Ask any oil executive where our future energy will come from and they will reply that the answer lies in “the mix”: arguing we need oil, gas, renewables and probably nuclear.
The oil industry argues that its days as the predominant provider of energy are not yet over, despite climate change and peak oil.
But we know that they have done their utmost to continue this dominance, especially in the climate change debate, where a whole army of oil-funded think tanks have tried to down play the threat of climate change.
Now it seems that these oil funded think tanks have not only been attacking climate change, but have been undermining renewable energy as well.
A highly critical report of the Danish wind power industry which was widely circulated before Copenhagen was published by the Danish organisation CEPOS, the Centre for Political Studies in Denmark.
The CEO of CEPOS is Martin Ågerup, who is a known climate sceptic. Ågerup is a fellow of the leading climate sceptic organisation the International Policy Network that was funded by Exxon for a number of years.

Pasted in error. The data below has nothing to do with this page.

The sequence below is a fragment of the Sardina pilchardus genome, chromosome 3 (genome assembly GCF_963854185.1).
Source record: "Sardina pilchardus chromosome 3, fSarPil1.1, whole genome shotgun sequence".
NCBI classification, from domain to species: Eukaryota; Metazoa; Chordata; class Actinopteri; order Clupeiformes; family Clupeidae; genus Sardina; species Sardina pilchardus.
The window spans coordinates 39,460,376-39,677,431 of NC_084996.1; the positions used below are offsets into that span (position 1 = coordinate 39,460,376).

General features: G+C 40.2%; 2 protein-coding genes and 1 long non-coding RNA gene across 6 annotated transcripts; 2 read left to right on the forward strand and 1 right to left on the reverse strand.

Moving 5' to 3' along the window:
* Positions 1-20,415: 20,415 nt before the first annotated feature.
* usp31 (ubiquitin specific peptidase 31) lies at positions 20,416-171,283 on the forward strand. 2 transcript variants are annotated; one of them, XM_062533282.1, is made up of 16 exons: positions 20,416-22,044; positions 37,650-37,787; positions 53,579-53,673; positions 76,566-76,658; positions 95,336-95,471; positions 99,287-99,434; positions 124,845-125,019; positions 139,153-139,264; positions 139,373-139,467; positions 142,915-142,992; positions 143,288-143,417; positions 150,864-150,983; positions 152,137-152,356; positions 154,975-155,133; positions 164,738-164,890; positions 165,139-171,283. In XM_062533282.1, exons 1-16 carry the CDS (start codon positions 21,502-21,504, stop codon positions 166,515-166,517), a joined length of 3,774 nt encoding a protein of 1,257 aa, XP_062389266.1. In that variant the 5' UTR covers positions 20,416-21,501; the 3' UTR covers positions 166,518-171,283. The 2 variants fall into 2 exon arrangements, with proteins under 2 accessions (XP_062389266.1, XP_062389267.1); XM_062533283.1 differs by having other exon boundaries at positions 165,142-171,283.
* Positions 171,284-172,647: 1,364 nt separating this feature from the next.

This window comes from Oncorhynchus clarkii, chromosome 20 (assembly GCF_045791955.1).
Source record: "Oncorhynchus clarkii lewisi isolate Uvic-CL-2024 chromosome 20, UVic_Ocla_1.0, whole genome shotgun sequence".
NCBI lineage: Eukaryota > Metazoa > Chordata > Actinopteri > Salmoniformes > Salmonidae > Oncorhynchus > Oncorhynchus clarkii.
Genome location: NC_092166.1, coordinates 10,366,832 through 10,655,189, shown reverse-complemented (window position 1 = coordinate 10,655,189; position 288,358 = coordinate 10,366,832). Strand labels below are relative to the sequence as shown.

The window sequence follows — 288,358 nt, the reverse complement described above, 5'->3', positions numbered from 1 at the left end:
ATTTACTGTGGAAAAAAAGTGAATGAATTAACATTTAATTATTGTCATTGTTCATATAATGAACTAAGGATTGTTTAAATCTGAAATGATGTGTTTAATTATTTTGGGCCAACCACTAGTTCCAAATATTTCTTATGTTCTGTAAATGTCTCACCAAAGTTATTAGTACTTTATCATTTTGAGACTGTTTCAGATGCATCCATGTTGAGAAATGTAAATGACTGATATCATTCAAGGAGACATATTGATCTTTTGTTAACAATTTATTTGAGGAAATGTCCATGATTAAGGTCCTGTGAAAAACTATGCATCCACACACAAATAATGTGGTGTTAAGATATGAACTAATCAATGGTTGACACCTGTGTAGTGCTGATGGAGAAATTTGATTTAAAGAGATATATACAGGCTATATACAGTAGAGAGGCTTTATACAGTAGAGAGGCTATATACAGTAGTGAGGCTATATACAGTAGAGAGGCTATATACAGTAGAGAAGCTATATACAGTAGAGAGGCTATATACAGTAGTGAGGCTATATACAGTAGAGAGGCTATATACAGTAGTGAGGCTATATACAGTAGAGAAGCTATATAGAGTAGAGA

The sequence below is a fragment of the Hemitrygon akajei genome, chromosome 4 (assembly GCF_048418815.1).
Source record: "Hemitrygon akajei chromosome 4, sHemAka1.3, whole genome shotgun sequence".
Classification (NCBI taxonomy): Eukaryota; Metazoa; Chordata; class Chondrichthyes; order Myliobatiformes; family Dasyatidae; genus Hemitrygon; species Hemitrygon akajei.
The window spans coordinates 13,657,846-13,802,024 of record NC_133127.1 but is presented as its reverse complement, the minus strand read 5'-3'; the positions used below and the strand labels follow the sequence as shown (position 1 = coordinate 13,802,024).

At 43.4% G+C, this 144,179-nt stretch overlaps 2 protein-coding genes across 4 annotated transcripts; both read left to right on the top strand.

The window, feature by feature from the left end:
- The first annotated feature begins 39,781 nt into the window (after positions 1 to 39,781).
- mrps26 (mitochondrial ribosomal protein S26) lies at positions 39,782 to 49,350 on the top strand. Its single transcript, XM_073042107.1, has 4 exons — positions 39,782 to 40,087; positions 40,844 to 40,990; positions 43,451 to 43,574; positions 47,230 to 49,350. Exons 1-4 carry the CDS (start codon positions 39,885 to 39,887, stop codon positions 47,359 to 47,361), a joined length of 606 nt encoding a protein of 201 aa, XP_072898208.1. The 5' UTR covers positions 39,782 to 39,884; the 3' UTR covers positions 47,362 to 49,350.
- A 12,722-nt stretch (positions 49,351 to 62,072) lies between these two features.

The IPN, in turn is run by Julian Morris, one of Britain’s leading climate sceptics. In 2003, Ågerup and Morris contributed to a climate sceptic book, called Adapt or Die, published by the IPN, which was written by many known climate sceptics, including Penny Peiser, now from the Global Warming Policy Foundation.
CEPOS has also acknowledged that the report was commissioned by the Houston-based Institute for Energy Research (IER), another think tank that used to receive funding from Exxon Mobil.
Its President is Robert Bradley, is linked to other leading climate sceptic organisations such as the Cato Institute and Competitive Enterprise Institute.
Bradley has spoken at one of the main climate sceptic conferences in recent years organised by the Heartland Institute, another leading climate sceptic organisation.
Martin Ågerup says he is not bothered by who funds the IER. “I don’t know who supports them. That doesn’t interest me. They contacted me and so we did the report,” he said in an interview with Danish trade magazine Ingeniøren. “I was told that it was supported by coal and oil interests, but I don’t know the specific sponsors.
The Danish Wind Industry Association is rightly outraged. Jan Hylleberg, the association’s managing director, said. “I think it is quite fair to ask why CEPOS has acted this way. Is it owed to a general opposition to the Danish wind industry? Or has CEPOS willingly been the American oil lobby’s mouthpiece?”